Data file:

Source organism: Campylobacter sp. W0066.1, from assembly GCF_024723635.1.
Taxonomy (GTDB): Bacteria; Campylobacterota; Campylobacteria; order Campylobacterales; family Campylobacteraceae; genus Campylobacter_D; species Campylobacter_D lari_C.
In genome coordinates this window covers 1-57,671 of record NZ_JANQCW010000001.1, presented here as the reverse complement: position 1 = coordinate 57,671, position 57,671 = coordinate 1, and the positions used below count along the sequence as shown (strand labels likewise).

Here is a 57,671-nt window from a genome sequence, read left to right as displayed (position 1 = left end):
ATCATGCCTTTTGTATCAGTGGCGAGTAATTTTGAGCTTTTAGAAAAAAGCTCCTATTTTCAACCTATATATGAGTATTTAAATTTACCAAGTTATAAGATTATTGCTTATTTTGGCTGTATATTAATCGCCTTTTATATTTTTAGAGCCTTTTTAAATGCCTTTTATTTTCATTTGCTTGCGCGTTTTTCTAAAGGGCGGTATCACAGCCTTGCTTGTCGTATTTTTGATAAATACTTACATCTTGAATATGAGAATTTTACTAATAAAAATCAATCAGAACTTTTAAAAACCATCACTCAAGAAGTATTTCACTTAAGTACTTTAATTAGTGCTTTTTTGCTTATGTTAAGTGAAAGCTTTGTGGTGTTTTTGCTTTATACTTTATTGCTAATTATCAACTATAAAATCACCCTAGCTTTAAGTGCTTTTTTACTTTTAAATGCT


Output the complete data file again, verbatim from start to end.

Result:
Source organism: Campylobacter sp. W0066.1, from assembly GCF_024723635.1.
Taxonomy (GTDB): Bacteria; Campylobacterota; Campylobacteria; order Campylobacterales; family Campylobacteraceae; genus Campylobacter_D; species Campylobacter_D lari_C.
In genome coordinates this window covers 1-57,671 of record NZ_JANQCW010000001.1, presented here as the reverse complement: position 1 = coordinate 57,671, position 57,671 = coordinate 1, and the positions used below count along the sequence as shown (strand labels likewise).

Here is a 57,671-nt window from a genome sequence, read left to right as displayed (position 1 = left end):
ATCATGCCTTTTGTATCAGTGGCGAGTAATTTTGAGCTTTTAGAAAAAAGCTCCTATTTTCAACCTATATATGAGTATTTAAATTTACCAAGTTATAAGATTATTGCTTATTTTGGCTGTATATTAATCGCCTTTTATATTTTTAGAGCCTTTTTAAATGCCTTTTATTTTCATTTGCTTGCGCGTTTTTCTAAAGGGCGGTATCACAGCCTTGCTTGTCGTATTTTTGATAAATACTTACATCTTGAATATGAGAATTTTACTAATAAAAATCAATCAGAACTTTTAAAAACCATCACTCAAGAAGTATTTCACTTAAGTACTTTAATTAGTGCTTTTTTGCTTATGTTAAGTGAAAGCTTTGTGGTGTTTTTGCTTTATACTTTATTGCTAATTATCAACTATAAAATCACCCTAGCTTTAAGTGCTTTTTTACTTTTAAATGCT